Sending, with gratitude, to Susan @ YeastSpotting


lumos's picture

Don't tell me these are the first bagels you've ever made. They look really great!  They must've tasted great, too.:)


breadsong's picture

Hi lumos,
Thank you so much for posting about your sourdough wholemeal bagels. Your formula, adding some whole wheat, sweetness from cane sugar, and the milk for some extra flavor and potentially softness in the crumb? looked so appealing to me.
After seeing Susan's sourdough blueberry bagels, I wanted to try making bagels as she did, an all-sourdough version; this is the first time I've tried to do that; but have made yeast bagels a few times before.
I really wanted to try shaping as was demonstrated in the video you linked to in your post, but those dried blueberries were getting in the way of flattening out the end.
The flavor of these is amazing; my husband suggested I give up bread-making and just make these from now on.
Thanks so much for your comment, and once again for your wonderful bagel post.
:^) from breadsong

lumos's picture

Glad your husband liked it too. 

When I want to add fillings in, I use a different method of shaping, actually.  I don't mix in the fillings when kneading, but scatter them on the flattened dough during shaping.  (I flatten it much more than what's shown on the video) Then roll the dough up to make a rope.  That way the fillings never get in the way and they're distributed through the dough evenly.  It may sounds tedious, but you can guarantee you get evenly distributed filling and nice neat shape that way.  And once you get a hang of it (which doesn't take long at all), it's not that tedious. Honest!! :p

Other fillings I like with bagel are (the list is long!)  sultanas,  cranberries,  walnuts, hazelnuts, chopped chocolate (both dark and white work well).  Also, this may sound a bit unusual, but very finely chopped fresh basil (in this case, you really mix it in when kneading) makes lovely bagels.

breadsong's picture

Hi lumos,
Thanks so much for this very useful tip and suggestions for other tasty add-in ingredients for bagel dough.
Love the idea of a basil-bagel!
:^) breadsong (plotting my next bagel-bake)

varda's picture

Hi Breadsong,   Nice to see your post.   Since I grew up with bagels back in the stone age it's hard for me to accept all these newfangled innovations like sourdough, and whole wheat and god forbid blueberries.   But what can you do.   You've got to move with the times :->  And of course in the hands of a terrific baker like you...  -Varda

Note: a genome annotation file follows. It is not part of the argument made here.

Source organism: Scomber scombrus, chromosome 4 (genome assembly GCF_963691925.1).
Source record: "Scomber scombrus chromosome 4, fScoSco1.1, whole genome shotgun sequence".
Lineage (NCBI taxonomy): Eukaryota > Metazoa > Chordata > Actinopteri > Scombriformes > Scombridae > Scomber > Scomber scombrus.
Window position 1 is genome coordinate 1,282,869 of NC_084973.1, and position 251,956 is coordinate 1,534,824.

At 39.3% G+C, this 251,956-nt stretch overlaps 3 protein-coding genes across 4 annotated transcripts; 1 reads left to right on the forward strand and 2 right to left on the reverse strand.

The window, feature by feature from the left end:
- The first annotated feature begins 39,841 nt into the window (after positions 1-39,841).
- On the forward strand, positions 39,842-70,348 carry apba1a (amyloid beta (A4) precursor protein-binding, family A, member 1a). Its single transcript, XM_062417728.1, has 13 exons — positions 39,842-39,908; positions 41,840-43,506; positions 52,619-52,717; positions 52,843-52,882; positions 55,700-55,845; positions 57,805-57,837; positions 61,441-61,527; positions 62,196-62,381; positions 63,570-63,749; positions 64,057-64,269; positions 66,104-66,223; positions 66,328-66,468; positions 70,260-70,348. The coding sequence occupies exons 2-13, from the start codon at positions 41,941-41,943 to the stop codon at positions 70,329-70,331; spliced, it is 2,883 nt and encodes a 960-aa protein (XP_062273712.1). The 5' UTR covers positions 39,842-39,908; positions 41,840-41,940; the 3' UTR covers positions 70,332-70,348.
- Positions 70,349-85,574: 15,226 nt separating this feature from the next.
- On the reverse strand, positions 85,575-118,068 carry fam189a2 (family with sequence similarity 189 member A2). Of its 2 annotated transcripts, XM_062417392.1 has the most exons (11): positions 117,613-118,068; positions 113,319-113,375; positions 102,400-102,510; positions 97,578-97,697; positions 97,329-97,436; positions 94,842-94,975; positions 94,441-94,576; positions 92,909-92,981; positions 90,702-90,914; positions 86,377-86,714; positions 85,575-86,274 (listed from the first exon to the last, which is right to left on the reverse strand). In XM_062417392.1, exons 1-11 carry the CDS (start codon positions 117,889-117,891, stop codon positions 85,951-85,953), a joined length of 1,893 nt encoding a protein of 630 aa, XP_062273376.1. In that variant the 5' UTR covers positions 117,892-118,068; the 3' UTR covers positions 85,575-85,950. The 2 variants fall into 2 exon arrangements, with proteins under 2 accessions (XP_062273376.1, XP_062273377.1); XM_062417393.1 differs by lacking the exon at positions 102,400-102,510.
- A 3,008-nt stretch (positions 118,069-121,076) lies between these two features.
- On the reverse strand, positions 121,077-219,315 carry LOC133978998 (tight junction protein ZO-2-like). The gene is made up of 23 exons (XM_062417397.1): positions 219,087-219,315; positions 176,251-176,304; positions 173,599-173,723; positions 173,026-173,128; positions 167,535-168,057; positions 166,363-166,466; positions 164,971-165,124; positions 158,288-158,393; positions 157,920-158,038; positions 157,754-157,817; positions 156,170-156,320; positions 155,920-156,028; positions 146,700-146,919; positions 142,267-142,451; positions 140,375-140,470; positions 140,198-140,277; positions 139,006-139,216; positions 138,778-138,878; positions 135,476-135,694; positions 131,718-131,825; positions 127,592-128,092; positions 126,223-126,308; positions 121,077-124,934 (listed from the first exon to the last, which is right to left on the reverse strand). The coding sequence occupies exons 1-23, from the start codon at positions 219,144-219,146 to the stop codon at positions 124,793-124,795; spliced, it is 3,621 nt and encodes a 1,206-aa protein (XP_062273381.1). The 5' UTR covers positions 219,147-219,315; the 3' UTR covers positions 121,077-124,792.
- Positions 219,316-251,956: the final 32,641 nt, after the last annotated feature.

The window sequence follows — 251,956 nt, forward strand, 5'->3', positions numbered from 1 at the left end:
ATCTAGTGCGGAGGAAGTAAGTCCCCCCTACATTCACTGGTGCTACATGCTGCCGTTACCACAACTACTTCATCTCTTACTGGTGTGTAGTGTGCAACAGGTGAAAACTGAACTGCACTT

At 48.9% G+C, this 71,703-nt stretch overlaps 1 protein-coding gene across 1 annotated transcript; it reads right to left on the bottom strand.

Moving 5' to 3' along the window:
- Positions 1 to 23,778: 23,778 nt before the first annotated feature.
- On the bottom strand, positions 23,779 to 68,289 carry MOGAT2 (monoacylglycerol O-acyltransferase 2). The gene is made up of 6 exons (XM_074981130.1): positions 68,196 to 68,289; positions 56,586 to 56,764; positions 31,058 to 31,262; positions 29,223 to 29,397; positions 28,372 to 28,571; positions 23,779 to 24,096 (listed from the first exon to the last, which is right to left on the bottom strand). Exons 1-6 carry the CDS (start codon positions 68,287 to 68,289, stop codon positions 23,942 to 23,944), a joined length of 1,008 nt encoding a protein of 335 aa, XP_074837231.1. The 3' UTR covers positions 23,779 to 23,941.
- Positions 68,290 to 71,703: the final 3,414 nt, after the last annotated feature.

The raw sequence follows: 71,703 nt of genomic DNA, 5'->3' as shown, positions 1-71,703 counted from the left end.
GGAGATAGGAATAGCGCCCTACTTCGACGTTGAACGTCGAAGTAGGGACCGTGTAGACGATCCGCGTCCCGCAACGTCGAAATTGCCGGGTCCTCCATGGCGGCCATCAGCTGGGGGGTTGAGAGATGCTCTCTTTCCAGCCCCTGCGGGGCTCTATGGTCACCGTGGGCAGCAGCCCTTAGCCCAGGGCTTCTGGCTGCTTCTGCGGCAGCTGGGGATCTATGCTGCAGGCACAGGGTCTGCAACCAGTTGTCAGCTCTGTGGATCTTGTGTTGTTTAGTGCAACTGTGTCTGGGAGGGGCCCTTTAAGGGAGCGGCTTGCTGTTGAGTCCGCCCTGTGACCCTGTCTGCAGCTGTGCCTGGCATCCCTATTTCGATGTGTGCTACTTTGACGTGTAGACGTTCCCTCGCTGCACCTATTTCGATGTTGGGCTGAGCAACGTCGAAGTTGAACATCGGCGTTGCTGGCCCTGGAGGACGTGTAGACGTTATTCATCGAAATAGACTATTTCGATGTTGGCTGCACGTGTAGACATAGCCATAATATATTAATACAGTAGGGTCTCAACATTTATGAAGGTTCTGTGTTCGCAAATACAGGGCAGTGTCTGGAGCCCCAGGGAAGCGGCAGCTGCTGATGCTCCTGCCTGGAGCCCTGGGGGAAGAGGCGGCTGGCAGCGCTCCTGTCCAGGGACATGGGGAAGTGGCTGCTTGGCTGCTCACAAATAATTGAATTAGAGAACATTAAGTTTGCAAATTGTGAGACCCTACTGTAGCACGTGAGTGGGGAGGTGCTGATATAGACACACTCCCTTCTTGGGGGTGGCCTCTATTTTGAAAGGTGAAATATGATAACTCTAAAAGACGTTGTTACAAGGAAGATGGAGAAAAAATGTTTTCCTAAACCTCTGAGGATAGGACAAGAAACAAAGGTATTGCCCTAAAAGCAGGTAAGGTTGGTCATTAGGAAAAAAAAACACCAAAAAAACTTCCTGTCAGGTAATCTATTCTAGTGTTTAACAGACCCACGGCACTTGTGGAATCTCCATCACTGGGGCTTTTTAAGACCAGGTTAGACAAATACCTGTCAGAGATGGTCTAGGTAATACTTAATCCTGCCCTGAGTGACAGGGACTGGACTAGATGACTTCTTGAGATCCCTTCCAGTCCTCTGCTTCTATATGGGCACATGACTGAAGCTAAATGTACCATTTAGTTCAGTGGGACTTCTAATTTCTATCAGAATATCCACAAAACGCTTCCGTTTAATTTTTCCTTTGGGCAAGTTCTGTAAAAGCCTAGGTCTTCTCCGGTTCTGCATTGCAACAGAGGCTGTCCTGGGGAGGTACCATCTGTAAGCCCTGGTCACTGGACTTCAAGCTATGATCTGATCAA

breadsong's picture

Hello Varda,
Thanks so much for your praise :^)
The flavor is there, but I will keep working on shaping; I managed to get a square hole in what is supposed to be a round bagel (see bagel on the left in the crumb shot picture!).
I forgot to go look at the video by Ciril Hitz on bagel shaping that Eric posted about; I've had a look now and look forward to trying that technique next time.
:^) from breadsong

Farine's picture

I love the way you shaped them. In my opinion, that's what bagels should look like. Nowadays they are often so plump that the hole is barely visible. Sourdough + blueberries, two of my favorite things! I have never made bagels (didn't need to when we lived in the New York area). Now that I live far far away from any and all artisan bagel stores, I think I will try and follow in your footsteps. It won't be easy but I know whom to turn to for help! Thank you for being such an inspiration, breadsong!

breadsong's picture

Hi MC,
Thank you so much and you will love having fresh bagels come out of your oven, I'm sure of it :^)
I wanted to pass along to you the link to the video on bagels, by Ciril Hitz, that Eric referenced in his post -
it's a nice video:
I hope you have fun making bagels for the first time.
Thanks again for your kind words about the shaping; I'm glad you liked the look of these;
I so appreciate your comments!
:^) from breadsong

susanfnp's picture

These are really wonderful -- I love the addition of the whole grain flour which I think would compliment the sweetness of the blueberries nicely. And they look perfectly shaped to me!

breadsong's picture

Thank you so much, Susan!
:^) from breadsong